5. Consider writing a chapter-by-chapter outline
Having nailed down your concept, editor Shelly Stinchcomb recommends expanding it into a chapter-by-chapter outline. “Once you have your idea and characters in mind, take the time to plot your story from beginning to end — before you start writing. This allows you to know the purpose of each scene and streamlines the writing process.”
6. Or plot only your most important scenes
Then again, maybe a “skeleton outline” will work better for you. “Sketch the main dramatic scenes and major points of conflict, so you'll have a basic roadmap to work from,” says author Derek Murphy. “Hit those major scenes so the story will have purpose and direction. Then you'll be able to spend your time writing, not trying to figure out what happens next.”
7. Research and “build the world” of your novel
Speculative fiction writers, this one's for you! “A lack of worldbuilding, continuity, or cause and effect are the biggest problems I encounter with NaNoWriMo manuscripts,” says Michael Rowley, the UK editor of Andy Weir's The Martian. “A little planning on backstory, geography, culture, specialist knowledge, or working out the technology for a sci-fi novel can go a long way.”
Get more tips from Michael Rowley on worldbuilding here.
8. Let your characters determine the story
Again, well-developed characters are key to a strong story — and if you're struggling to outline, they may just be the solution. “When you outline a character’s motivations, you'll uncover what situations would cause them the most conflict,” says ghostwriter Hannah Sandoval.
“You’ll learn how they react to situations and interact with each other. This can help you turn a general plot idea into a complex web of biting conflicts, high stakes, and exciting, realistic dialogue. And if ever you get stuck along your plot trajectory, you can use character maps to fuel a new idea!”
⏰ Finding the time to write
Writing 1,667 words per day is a serious challenge, to say the least. Here's how to find the time to do it.
9. Treat your writing time as a job
“Set aside a certain amount of time each day, whether half an hour or two hours, to write — and then show up,” says editor Lourdes Venard. “Make sure friends and family know this is your writing time: you are not to be disturbed.” Indeed, setting up this non-negotiable writing time is the only way you'll get through the month.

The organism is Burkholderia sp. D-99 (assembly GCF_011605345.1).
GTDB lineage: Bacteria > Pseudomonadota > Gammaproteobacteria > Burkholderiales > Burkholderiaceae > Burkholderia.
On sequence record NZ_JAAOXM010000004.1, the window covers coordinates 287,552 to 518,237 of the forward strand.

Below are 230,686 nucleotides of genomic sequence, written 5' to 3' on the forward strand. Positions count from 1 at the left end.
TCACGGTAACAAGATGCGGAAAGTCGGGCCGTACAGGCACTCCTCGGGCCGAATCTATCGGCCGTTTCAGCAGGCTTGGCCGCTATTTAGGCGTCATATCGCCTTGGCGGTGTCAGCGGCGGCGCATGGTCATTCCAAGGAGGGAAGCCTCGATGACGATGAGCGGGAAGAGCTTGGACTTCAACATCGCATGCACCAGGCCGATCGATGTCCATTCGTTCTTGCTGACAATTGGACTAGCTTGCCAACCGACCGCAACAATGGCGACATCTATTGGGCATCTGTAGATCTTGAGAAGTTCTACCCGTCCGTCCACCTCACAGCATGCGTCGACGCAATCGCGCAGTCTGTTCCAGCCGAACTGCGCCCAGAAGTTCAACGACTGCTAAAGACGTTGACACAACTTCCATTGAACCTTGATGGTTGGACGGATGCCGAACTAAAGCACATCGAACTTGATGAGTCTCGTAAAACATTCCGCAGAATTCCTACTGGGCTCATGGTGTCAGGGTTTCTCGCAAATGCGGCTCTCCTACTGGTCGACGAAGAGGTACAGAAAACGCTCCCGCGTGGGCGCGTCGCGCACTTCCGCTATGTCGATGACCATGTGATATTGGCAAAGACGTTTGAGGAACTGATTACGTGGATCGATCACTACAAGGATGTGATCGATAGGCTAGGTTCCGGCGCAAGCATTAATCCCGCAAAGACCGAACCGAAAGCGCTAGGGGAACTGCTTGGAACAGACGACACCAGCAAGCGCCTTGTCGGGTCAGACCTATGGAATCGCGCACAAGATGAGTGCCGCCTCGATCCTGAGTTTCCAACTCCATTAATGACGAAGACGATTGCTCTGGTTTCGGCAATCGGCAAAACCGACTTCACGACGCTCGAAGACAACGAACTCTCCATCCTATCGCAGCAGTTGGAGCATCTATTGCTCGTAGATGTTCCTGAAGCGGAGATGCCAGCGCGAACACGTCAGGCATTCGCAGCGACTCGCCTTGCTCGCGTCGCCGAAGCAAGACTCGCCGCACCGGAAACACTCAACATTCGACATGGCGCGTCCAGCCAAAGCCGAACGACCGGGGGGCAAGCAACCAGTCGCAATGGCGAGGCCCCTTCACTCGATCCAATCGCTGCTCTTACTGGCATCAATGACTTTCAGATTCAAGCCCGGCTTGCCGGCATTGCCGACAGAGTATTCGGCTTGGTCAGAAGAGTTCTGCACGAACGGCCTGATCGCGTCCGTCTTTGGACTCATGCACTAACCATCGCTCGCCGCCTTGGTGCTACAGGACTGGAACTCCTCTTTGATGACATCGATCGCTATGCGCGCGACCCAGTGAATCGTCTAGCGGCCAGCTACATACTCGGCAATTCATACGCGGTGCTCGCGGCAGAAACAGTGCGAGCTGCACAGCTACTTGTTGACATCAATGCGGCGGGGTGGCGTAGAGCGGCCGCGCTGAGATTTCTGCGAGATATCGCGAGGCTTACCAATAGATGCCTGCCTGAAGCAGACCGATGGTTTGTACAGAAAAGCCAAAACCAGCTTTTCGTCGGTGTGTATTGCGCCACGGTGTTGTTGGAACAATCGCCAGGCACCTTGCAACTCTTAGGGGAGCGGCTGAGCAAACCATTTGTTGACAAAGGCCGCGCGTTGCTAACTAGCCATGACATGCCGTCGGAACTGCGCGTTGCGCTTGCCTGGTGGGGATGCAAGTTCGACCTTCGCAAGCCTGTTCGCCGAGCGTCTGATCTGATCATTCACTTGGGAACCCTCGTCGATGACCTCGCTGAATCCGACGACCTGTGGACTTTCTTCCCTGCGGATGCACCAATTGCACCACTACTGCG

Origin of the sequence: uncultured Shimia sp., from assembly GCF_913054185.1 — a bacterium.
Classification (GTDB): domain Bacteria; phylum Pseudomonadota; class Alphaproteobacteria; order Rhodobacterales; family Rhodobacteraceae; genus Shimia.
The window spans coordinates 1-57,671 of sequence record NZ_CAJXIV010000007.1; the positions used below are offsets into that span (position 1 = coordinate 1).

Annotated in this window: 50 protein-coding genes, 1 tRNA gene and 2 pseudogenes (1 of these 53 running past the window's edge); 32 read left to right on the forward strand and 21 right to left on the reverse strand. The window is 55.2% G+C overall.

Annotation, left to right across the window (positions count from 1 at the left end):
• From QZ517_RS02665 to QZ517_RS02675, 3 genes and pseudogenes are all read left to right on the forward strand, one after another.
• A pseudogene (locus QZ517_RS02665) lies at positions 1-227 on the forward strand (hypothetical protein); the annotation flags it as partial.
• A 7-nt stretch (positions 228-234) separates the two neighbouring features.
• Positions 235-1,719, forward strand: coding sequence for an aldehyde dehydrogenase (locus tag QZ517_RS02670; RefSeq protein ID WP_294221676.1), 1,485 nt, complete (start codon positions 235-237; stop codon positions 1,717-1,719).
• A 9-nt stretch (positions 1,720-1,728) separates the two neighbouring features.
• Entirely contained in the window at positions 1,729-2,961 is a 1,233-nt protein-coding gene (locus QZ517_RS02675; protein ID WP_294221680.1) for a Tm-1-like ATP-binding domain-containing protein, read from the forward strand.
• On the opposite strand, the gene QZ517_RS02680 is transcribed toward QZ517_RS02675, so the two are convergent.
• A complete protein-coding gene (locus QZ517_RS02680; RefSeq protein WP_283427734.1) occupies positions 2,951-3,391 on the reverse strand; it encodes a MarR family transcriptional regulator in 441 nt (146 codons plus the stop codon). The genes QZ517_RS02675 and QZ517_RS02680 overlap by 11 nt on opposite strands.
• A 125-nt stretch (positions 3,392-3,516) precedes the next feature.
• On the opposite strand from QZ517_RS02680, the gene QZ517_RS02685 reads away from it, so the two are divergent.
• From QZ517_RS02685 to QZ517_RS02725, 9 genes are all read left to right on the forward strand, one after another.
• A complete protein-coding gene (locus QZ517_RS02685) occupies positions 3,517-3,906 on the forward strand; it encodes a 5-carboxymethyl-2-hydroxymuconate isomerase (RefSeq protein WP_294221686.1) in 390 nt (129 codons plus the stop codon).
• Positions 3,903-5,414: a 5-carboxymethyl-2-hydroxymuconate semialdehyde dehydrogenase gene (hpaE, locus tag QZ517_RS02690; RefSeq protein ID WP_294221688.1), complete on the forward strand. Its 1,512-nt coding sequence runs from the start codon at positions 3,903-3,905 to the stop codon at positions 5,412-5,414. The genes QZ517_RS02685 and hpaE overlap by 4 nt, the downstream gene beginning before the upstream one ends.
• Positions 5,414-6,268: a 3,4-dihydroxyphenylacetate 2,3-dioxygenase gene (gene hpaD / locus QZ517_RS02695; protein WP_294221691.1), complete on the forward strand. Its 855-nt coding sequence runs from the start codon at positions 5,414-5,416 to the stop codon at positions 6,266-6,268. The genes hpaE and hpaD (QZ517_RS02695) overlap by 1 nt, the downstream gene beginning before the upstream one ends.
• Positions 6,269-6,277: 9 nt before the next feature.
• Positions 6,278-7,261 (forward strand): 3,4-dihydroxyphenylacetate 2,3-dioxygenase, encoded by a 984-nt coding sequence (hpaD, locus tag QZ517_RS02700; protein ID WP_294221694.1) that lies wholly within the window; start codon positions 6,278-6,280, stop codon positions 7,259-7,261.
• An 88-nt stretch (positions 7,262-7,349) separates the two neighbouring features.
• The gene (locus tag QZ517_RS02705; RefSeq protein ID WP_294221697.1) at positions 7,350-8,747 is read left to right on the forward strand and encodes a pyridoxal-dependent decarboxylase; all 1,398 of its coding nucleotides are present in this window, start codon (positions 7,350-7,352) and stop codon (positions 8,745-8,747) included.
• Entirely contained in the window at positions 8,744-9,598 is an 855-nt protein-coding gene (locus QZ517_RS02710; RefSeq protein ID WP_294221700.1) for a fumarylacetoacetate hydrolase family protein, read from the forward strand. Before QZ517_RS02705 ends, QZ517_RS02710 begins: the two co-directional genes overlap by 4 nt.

10. Set ground rules in advance of November
“Have a plan,” suggests editor Maria D'Marco, “and make your choices about that plan before November arrives. These decisions might include no writing on holidays, no writing on weekends, no writing when exhausted, etc. Accept these choices entirely and inform those around you. Make them now, not in the middle of November, when your judgment may be compromised.”
Find the perfect writing schedule for November by taking our 30-second quiz!
Which NaNoWriMo writing schedule is best for you?
11. Try writing in several shorter “sprints” per day
“All you need is a few 15-minute bursts of writing each day,” says editor Lindsay Schlegel. “Sit down, do it, and move on. Don't worry if you don't write enough words in the first few days. The creative juices will start flowing, and you'll make up for it by the end.”
If you’re one of those writers who loves Twitter and procrastination a bit too much, we highly recommend this (free!) online course on building a rock-solid writing routine!
✅ Finishing the first draft
Tips on balancing your priorities and maintaining inspiration as you power through your first draft.
12. Give yourself permission to be imperfect
When it comes to this pressure-cooker November writing challenge, perfect is definitely the enemy of good. “When your goal is 1,667 words a day, you can't obsess over the quality of your writing,” notes editor Kaitlin Severini. “Just write now, and revise later.”
13. Don’t be afraid of mistakes — they often result in inspiration
Editor Jim Thomas echoes Severini's thoughts and urges writers to not sweat the small stuff. “My advice would be that in the creation phase, there are no mistakes. This is not a time for the critical voice. It's time to be open and forgiving to yourself and the material, wherever it takes you.”
14. Trust your characters, even when they wander
Again, we really can't overstate the value of listening to your characters as you write. “Follow whatever crazy character shows up and leads you down the rabbit hole, and let yourself be surprised!” says author Anne R. Allen. “The point of NaNo is not to write a perfect book or stick to your outline; it's to break through mental barriers and release your creativity.”
As we already mentioned, character development is an important part of your pre-writing prep. And while something like a character profile template (like our one, which you'll find below) is a great starting point, you're not bound to anything you decide early on. If your character begins to stray from who you initially thought they were, then let them!
15. Use this opportunity to experiment a little